Were I a Man I Should be a Trapper of Criminals

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The Circular Staircase by Mary Robert Rinehart (Bobbs-Merrill, 1908)

Back on September 7th, Ted Balcom asked “Do We Neglect Authors Once They’re Dead and Gone?”

I am about to venture off to Bouchercon: the World Mystery Convention in Baltimore.  A brilliant friend of mine named Roger Sobin decided it would be fun to do a panel in which the participants would explain what a Bouchercon would have been like one hundred years ago in 1908. 

Because a Bouchercon has many author guests of honor, it was decided to invite Mary Roberts Rinehart to address the crowd this year.  Our actress will cover Mary’s rather interesting life.  She was forced to turn to writing The Circular Staircase, her first novel, because her physician husband lost all the family’s money in a stock market crash in 1903.  While becoming a fashionable writer of both novels and short stories, she also raised three boys, served as a WWI war correspondent, may have invented the Bat Signal, started Farrar & Rinehart with her sons and went public with her breast cancer, educating women every where, when talking in public about this subject was not commonplace. 

She is credited with two major achievements:  getting people to say the butler did it because of her novel The Door (oops, did I just spoil that one for you?) and formulating the Had-I-But-Known school of writing wherein the romance and the Gothic novel are mixed with suspense to create a mystery only explained when the first person narrator puts it all together by revealing some arcane piece of information, that if revealed at the beginning, would have instantly reduced the novel to a postcard.  Oh, and the narrators (usually women) get to do cool things like open doors in a deserted house when they hear a noise even though they are all alone and should run screaming the other way. 

When I train on mystery reader’s advisory and we get to this school of writing, I always take great glee in reading Don’t Guess Let Me Tell You by Ogden Nash wherein are the lines:

Sometimes the Had I But Known then what I know now I could have saved at least three lives by revealing to the Inspector the conversation I heard through that fortuitous hole in the floor

I decided it was time to read The Circular Staircase.

While not all the authors that Ted worried about in his column should fall into the neglected pile permanently, The Circular Staircase may be a candidate.  The main character is Rachel Innes, a woman who rents a country house that appears to be haunted.  The plot is ridiculous, with the most irritating course of action being how the main character, Rachel, continually decides not to tell anyone crucial pieces of information, actions that directly lead to the deaths of others.  While Rachel is a bold and determined woman, she is a bit of a dunce when it comes to personal safety.  She stakes the claim, “Were I a man I should be a trapper of criminals.”  She fails to find any gold on this claim because the nefarious creature behind all the bad things that are happening eventually reveals himself by falling down a flight of stairs and breaking his neck, losing the wig that has been his one mode of disguise (not unlike Clark Kent’s glasses).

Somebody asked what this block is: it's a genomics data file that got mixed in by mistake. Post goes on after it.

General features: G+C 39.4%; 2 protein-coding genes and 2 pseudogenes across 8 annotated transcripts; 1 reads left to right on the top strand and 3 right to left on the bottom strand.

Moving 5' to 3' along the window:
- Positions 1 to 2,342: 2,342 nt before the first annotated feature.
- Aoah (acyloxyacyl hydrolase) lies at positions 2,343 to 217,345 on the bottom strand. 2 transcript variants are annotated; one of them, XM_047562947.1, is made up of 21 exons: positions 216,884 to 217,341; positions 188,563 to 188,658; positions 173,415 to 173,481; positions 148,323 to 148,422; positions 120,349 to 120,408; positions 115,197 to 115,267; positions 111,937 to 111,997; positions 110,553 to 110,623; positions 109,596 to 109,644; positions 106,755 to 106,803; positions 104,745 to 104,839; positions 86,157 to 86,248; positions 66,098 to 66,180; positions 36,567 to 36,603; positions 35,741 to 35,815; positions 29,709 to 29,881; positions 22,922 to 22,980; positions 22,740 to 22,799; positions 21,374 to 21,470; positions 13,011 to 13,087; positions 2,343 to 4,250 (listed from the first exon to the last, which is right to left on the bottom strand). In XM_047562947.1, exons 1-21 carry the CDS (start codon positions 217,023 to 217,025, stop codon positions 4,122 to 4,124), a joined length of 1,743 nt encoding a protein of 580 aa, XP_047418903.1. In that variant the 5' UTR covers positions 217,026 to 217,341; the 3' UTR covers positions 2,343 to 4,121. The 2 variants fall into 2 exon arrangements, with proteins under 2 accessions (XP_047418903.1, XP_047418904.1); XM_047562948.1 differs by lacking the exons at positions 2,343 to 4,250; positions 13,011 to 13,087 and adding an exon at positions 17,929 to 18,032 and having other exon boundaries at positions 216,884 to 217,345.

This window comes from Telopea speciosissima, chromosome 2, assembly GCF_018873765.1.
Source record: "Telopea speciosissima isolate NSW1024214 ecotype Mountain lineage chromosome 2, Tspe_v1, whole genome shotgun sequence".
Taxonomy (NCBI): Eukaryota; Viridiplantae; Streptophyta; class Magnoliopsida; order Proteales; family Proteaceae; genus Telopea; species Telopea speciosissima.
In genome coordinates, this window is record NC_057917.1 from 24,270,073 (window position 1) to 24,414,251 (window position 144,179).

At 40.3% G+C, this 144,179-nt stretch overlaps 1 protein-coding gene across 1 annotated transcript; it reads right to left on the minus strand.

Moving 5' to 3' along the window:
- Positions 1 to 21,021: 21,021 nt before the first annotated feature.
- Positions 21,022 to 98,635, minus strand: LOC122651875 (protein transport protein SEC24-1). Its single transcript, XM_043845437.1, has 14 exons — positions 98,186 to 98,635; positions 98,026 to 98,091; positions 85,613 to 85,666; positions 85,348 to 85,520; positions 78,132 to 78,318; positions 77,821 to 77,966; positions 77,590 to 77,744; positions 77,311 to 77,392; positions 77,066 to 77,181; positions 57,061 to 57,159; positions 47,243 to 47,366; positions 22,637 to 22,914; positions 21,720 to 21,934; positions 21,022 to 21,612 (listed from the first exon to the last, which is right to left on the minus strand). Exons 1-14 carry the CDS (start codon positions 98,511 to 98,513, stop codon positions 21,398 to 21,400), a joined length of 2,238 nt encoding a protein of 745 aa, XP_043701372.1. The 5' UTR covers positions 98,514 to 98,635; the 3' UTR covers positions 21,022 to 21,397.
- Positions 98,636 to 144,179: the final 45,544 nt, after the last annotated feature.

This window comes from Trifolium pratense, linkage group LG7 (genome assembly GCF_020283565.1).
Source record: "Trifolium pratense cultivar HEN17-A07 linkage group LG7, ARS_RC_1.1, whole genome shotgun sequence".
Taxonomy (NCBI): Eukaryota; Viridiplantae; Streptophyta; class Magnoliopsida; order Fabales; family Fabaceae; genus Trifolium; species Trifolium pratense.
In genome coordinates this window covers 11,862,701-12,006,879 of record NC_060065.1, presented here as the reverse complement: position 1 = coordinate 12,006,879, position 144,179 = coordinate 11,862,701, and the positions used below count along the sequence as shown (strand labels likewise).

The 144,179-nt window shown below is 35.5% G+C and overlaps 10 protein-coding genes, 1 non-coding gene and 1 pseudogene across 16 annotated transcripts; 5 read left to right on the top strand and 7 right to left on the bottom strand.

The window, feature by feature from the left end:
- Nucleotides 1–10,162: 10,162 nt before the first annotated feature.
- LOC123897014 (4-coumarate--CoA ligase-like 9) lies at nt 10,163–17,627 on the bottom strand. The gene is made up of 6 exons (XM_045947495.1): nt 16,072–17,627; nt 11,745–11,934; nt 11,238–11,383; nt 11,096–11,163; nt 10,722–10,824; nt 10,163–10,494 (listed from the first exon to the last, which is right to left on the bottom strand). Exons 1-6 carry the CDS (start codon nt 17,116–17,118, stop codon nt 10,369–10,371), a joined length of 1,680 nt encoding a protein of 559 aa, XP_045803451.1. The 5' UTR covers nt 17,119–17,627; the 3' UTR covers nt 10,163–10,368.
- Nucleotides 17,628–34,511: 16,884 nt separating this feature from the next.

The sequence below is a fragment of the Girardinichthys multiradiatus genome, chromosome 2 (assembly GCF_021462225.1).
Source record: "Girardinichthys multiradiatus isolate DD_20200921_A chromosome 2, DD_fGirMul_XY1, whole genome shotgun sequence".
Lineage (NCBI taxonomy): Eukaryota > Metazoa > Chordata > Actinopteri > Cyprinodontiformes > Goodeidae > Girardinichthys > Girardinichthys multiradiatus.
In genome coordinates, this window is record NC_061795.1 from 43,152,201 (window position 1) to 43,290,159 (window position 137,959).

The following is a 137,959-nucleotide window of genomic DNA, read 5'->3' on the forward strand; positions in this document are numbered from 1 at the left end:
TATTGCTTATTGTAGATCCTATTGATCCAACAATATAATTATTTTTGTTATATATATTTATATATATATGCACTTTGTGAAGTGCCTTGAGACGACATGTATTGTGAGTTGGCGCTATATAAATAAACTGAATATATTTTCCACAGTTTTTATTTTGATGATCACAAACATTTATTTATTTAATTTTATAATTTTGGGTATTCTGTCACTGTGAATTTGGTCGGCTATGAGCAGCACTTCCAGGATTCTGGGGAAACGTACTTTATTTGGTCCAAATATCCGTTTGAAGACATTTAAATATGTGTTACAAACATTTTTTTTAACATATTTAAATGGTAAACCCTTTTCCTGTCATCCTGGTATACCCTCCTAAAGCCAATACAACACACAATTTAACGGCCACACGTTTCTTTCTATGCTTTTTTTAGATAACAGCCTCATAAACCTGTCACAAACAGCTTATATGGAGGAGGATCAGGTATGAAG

To Roberts’s credit, there is lots of intentional humor in the book and a few well written passages.  I loved this passage:

I knew one once, more than thirty years ago, who was like that:  he died a long time ago.  And sometimes I take out his picture, with its cane and queer silk hat, and look at it.  But of late years it has grown too painful:  he is always a boy—and I am an old woman.  I would not bring him back if I could.

Even if your book discussion group decided an old Had-I-But-Known-er would be fun to read, this book has to come with another caution.  All the African-American characters are referred to as darkies, and Rachel herself reveals “it was always my belief that a Negro is one part thief, one part pigment, and the rest superstition.”

Hmmmm.

So when it comes to book discussions, one always has to balance the strengths of a title against the weaknesses.  Remember that sometimes it is the weaknesses that lead to the best discussion topics.  But, also sometimes, it is just best to let sleeping dogs lie and read the current hot author.  Whatever ridiculous things they are writing that we are oblivious to today may not be revealed for one hundred years. 

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About the Author:

Gary Niebuhr is the author of Make Mine a Mystery (2003), Caught up in Crime (2009), and other readers' guides to mystery and detective fiction. He was a Booklist contributor from 2008-2014.

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